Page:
DUI offenses are subject to harsh implications, such as having to install the ignition interlock device, attending DUI school, probation, fines, and permanent criminal records. However other offenders still face more severe penalties even after serving their full sentences and completing their probation.

A conviction for drunk driving could affect a person's ability to get certain professional licenses, including for pharmacists and pharmacy technicians, and advance in their careers. If you're a pharmacist facing DUI charges or any other criminal accusations, you should talk to a defense attorney specializing in whatever offense you've been charged with. Read on to learn more about what will happen to your professional license if you get a DUI.

The California State Board Of Pharmacy

The California State Board of Pharmacy issues licenses to pharmacy technicians and pharmacists in California. The Board follows rigorous standards and licensing guidelines for granting and renewing a license for professional use. Certain things might need to be disclosed to the Board, and some of those things include convictions and arrests for criminal offenses.

If you're applying for or renewing your pharmacy license, you must tell the Board about any arrests, convictions, or disciplinary actions that could be substantially related to your qualifications, duties, or responsibilities in your pharmacy profession.

Substantially Related offenses

What convictions are considered to be substantially related to your pharmacy profession? A pharmacist is trusted with access to medications, private health records, and other personally identifiable information. Offenses that could be directly linked to your profession include the following:

  • Healthcare fraud.
  • Drug offenses.
  • Identity theft.
  • Driving while impaired by drugs or alcohol.
  • Insurance fraud.
  • Forgery.

Pharmacy technicians and pharmacists often come into contact with various kinds of medications and chemicals, including narcotics, Schedule 2 and 3 drugs, and controlled substances among other drugs. Drugs classified in Schedules 2 and 3 have a higher potential for being abused and causing dependency. Given the sensitive nature of this profession, the California Pharmacy Board is particularly cautious about licensed pharmacists who might develop problems with drugs.

Criminal Conviction Types That Lead To Board Discipline

To face disciplinary action by the Pharmacy Board, a conviction must be "substantially related" to the required skills, roles, or responsibilities of a:

  • Pharmacist.
  • Pharmacy interns.
  • Pharmacy technician.

License applications could also be rejected by the Board due to a related conviction.


"Convictions" include the convictions for felonies and misdemeanors received through no-contest pleas or guilty verdicts (after the verdict has been rendered). It makes no difference whether the conviction can be ultimately expunged under PC 1203.4.5.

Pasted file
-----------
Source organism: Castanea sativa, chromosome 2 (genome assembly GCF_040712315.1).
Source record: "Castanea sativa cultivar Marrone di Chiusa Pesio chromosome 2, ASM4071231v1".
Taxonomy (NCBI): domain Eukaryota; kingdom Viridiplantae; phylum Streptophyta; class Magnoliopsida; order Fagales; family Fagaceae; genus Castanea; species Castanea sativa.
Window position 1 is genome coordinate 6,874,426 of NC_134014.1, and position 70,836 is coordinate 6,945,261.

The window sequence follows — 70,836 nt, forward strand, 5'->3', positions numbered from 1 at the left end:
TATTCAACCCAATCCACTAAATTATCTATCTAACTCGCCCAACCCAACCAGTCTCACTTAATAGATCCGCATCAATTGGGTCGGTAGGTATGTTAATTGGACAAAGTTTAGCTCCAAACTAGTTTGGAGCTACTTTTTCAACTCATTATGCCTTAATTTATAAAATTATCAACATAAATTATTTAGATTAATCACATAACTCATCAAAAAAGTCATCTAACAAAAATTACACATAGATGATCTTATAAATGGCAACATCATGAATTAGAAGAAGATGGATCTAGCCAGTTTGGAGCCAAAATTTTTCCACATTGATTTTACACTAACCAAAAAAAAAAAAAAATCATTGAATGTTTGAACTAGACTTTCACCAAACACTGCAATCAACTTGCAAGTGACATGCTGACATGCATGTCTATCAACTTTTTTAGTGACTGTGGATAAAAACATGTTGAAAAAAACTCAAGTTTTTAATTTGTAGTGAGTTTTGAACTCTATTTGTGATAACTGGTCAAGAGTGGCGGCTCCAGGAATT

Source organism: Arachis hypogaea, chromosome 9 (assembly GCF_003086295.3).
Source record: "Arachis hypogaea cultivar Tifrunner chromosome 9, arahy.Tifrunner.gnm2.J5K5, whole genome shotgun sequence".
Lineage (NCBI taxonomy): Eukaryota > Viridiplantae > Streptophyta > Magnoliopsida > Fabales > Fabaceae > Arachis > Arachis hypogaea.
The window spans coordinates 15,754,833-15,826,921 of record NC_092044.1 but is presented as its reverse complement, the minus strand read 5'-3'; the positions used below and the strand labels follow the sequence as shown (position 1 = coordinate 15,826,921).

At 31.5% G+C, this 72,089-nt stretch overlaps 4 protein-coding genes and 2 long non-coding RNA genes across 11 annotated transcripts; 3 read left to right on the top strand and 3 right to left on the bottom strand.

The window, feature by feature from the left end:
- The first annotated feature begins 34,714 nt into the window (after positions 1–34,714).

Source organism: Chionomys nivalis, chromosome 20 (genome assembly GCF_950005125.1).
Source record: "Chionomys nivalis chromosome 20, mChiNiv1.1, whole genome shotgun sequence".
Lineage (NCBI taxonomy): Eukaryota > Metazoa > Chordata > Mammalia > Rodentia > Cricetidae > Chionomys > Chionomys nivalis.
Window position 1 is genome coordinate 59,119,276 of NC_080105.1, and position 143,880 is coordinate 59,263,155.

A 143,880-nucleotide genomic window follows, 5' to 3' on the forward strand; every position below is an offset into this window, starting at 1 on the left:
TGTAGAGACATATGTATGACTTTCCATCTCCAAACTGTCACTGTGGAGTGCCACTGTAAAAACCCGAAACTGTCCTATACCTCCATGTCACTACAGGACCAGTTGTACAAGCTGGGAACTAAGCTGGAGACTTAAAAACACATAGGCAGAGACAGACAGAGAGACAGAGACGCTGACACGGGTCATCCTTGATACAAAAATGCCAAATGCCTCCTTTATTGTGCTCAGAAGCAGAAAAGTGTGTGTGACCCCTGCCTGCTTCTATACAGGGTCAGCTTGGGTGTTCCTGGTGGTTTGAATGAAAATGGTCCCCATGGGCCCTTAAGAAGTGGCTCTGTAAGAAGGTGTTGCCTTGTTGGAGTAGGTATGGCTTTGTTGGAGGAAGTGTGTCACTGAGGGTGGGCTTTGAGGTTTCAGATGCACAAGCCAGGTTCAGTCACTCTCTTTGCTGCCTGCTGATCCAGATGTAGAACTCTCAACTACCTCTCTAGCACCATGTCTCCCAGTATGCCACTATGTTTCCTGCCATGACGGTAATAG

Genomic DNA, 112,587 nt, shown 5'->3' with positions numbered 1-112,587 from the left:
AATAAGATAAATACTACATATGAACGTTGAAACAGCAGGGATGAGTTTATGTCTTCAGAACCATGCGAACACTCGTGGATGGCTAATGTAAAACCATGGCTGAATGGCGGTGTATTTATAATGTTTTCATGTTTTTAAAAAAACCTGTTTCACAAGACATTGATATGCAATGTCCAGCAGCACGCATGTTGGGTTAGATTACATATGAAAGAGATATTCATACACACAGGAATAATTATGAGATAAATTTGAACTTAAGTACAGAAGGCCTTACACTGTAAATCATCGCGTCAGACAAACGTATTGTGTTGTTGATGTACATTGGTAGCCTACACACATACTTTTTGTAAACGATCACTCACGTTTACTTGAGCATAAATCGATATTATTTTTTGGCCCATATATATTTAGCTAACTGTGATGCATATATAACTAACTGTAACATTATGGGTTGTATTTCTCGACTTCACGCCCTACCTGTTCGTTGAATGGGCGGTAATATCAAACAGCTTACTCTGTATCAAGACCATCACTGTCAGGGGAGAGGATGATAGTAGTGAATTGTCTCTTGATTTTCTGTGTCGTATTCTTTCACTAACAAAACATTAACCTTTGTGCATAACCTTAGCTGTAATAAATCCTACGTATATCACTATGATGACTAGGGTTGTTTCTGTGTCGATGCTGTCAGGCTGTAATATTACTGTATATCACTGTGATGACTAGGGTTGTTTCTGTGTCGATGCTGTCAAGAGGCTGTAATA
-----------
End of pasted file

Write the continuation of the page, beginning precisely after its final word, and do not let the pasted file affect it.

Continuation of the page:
This board claims that there are numerous potential causes for disciplinary action. This includes breaking any federal or state laws or ordinances, as well as the Pharmacy legislation, committing an act of moral turpitude, or violating the board's laws and regulations.

There are primarily four categories of offenses for which the Board of Pharmacy will impose disciplinary action on professionals in the pharmaceutical field. Disciplinary actions can become more complicated when there are several violations.

The first category consists of violations like issues with record-keeping or inventory control. Disciplinary action could include a 2-year probationary period or a possible license revocation.

Violations in Category 2 have the potential to cause serious damage or show a disdain for the safety or well-being of the public. Disciplinary action could comprise anywhere from a three to five-year probation term, and in some instances, it could even include license revocation.

The majority of criminal prosecutions involving alcohol or drugs fall under category 3, which also includes offenses where the likelihood for injury is greater and those that entail deliberate disregard of laws or rules governing controlled substances, prescription medications, or pharmacies. Disciplinary action could consist of a minimum suspension of ninety days, a probationary period ranging from three to five years, or even the revocation of the professional license in certain circumstances.

The most severe violations of pharmacy regulations or laws involving potentially hazardous drugs, pharmacies, and controlled substances are under category 4. Your license could be suspended if disciplinary action under the fourth category goes into effect.

Disciplinary Action

For these types of offenses, the recommended penalties range from 3 to 5 years of probation and a possible license suspension. License revocation is the harshest penalty that could be applied. The Board may even discipline you when you complete your diversion program after a conviction.

In general, the Board may take action over a conviction if:

  • The appeal window has passed.
  • A probationary order is issued.
  • The appeals court upheld the decision.

If you are currently doing time for a felony conviction, the Board can move more quickly in its decision-making process.

Reporting Your DUI Conviction

The Federal Bureau of Investigation (FBI) and the Department of Justice (DOJ) will use your fingerprints to conduct a criminal record check on you during the pharmacy license application process. If a criminal record is discovered during the background inquiry, your application will undergo an evaluation procedure before being approved or rejected.